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It takes a village: a final word on youth work and theology (for now)

Dr David Bailey

30 Jan, 2020


Everyone is doing theology, but do they know it? David Bailey gives some final thoughts in a conversation about theological shorthand and youth ministry.


This blog is a response to Phoebe Hill’s post, which responded to David Bailey’s initial post about theological shorthand and youth ministry. It’s the climactic finale to a niche but important trilogy.

Phoebe is a kind and generous critic, her comments are very helpful and insightful – so just a few thoughts from me to keep the conversation going!

There are a number of creative tensions within my work that are helpful to think through. For those following this blog conversation (is that a thing?), it’s useful to think through the context in which I use theological shorthand – the book goes into more depth – otherwise we are having shorthand blog conversations! Furthermore, how we speak about Yahweh is always incomplete, coming from a provisional, contingent and culturally bound perspective. Our theology is always evolving as we balance what is known/ and unknown, with what we experience, see/ don’t see – it cannot be otherwise.

Hill highlights that the undertone to my work is that that youth ministers are partly to blame for the deficit in theological articulation. My intention was not to blame, but to explore, so if this doesn’t come across, my apologies. The book is limited and provisional – there is always more to say, or things I might say differently now – but the book hopes to both celebrate the long-term sacrifices made by youth ministers in their service to young people, but also critique the theological articulation of practice – as Hill attentively points out.


Something for everyone

Therefore, rather than blame, I would want to use the word responsibility (I appreciate this is not a ‘cool’ word!). I wonder if youth ministers have a responsibility to explore the Christian story, tradition and the theology bound up in all of this – to develop theological literacy. In fact, I think Hill begins to answer the questions about whether it is appropriate to explore a deeper understanding of theology when she notes that we are in fact all doing some kind of theology – it just depends at how good we are at thinking theologically, how aware we are. For me, this should go beyond the expert or the academic, however helpful those wider conversations are. Youth ministers, young people, adults and congregations should participate in the theological task. It also goes beyond the perceived learning preferences of reflector or activist – these are not set and we can learn to move between them when the learning is relevant, dialogical and contextual.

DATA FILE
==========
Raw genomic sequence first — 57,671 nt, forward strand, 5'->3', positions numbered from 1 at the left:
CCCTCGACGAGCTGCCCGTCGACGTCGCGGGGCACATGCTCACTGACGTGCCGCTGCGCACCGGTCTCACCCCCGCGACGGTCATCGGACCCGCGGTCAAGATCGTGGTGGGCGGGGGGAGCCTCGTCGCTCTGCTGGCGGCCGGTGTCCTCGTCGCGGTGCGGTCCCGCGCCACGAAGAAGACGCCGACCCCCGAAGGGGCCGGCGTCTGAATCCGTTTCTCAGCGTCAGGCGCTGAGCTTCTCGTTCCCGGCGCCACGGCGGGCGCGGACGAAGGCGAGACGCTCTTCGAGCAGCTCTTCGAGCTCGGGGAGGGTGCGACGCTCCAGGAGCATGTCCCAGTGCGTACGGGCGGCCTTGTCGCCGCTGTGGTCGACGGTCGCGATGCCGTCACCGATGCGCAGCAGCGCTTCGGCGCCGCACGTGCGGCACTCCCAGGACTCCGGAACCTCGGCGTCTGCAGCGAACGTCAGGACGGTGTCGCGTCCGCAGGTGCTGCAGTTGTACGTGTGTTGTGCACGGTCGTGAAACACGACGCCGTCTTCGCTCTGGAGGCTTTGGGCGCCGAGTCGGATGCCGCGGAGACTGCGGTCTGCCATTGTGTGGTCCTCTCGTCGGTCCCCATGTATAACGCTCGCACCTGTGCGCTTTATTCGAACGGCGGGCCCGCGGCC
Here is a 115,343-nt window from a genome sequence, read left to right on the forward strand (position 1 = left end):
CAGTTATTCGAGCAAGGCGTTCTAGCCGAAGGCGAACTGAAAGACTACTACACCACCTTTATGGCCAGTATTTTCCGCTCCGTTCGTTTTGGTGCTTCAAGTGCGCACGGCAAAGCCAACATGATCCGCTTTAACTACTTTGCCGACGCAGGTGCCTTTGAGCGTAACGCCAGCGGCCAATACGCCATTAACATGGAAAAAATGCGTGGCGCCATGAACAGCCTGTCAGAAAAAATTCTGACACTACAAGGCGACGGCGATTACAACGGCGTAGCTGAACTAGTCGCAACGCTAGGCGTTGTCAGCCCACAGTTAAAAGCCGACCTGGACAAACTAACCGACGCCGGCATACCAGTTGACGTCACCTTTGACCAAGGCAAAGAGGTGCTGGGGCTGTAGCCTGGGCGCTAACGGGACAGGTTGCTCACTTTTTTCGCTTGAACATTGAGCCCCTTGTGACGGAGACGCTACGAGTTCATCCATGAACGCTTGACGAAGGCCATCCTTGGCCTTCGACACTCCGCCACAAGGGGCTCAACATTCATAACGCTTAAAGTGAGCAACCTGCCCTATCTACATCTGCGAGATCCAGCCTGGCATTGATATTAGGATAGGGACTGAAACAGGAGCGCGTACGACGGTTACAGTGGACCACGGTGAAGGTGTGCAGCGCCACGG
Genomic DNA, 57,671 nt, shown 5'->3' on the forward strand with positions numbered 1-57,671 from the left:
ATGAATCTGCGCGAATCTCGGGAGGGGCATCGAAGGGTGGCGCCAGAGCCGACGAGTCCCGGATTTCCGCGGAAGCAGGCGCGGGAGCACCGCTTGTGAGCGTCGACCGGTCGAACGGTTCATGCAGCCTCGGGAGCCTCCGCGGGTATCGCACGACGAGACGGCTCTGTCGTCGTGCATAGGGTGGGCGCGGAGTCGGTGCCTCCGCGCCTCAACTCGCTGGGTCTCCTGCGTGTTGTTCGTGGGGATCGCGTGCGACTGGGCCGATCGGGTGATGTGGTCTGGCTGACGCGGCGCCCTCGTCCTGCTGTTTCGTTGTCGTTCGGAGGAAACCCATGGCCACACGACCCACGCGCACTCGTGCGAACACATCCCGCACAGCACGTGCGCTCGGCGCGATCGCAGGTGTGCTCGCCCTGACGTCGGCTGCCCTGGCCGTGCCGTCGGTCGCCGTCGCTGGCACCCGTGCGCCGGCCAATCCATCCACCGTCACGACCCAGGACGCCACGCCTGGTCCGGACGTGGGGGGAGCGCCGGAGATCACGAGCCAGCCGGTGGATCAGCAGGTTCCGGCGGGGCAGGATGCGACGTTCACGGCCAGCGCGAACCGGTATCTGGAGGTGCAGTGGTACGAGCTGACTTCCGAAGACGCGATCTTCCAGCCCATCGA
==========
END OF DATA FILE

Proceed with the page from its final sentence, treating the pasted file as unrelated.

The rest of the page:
Therefore, Hill’s point about how the youth ministry community comes together to wrestle with theological ideas is very important and resonates with the final chapter of the book. Here, I highlight that it requires a community to explore the deeper and richer world of theological thought, seeing the importance of the theological virtues of faith, hope and love, and recognising the difference between knowledge and wisdom.

"How we speak about Yahweh is always incomplete...provisional, contingent and culturally bound...our theology is always evolving as we balance what is known/ and unknown, with what we experience, see/ don’t see – it cannot be otherwise."


In fact, I wonder if Hill’s comments resonate with Wenger’s idea of communities of practice, but in exploring theology I think we need to move beyond the youth ministry tribe or bubble. Perhaps what is needed is the wisdom of people from different generations to discern theological thought, because sometimes theological problems go across time and space, across decades, even centuries – requiring challenge, reflection, hindsight and time to see and correct. Some Christians’ involvement and non–action about slavery in the late 18th Century is an example of this, which of course, was then championed by Christians, but not before considerable resistance. A more contemporary illustration is seen in the struggle by LGBTQ+ Christians; perhaps, in future generations, the marginalisation of this group will be seen in the same light to how abhorrent slavery is now?


Story & responsibility

Furthermore, the word responsibility is helpful (I think!) because in exploring a deeper theology and in developing theological literacy we have the opportunity to learn from our tradition and story. I recognise that it does require some work or occasional theological heavy lifting, and perhaps a certain set of skills and quirky passion (!). Yet, the responsibility to learn about our story, tradition, our family history if you like, in the development of theological thought is key in learning from the past and from our mistakes. It is why untethering youth ministry from the story that birthed it is problematic.

It is also important to continue to think creatively and pay attention to the work of the Spirit – to articulate new theological ideas that may challenge some aspects of power and bring liberation. Just because it is difficult, or because theological reflection (and I recognise the tensions within this) is sometimes employed clumsily – this does not validate a lack of exploration and investigation of a deeper theology, or the passing of the buck on to someone else! Finally, Hill’s point about a dialogical process, between the Church and youth ministry, is hugely helpful and important. I think the Church has learnt enormously from youth ministry and can continue to do so – especially as youth ministers engage in the theological task and the process of critical pedagogy (Google it!) with young people.

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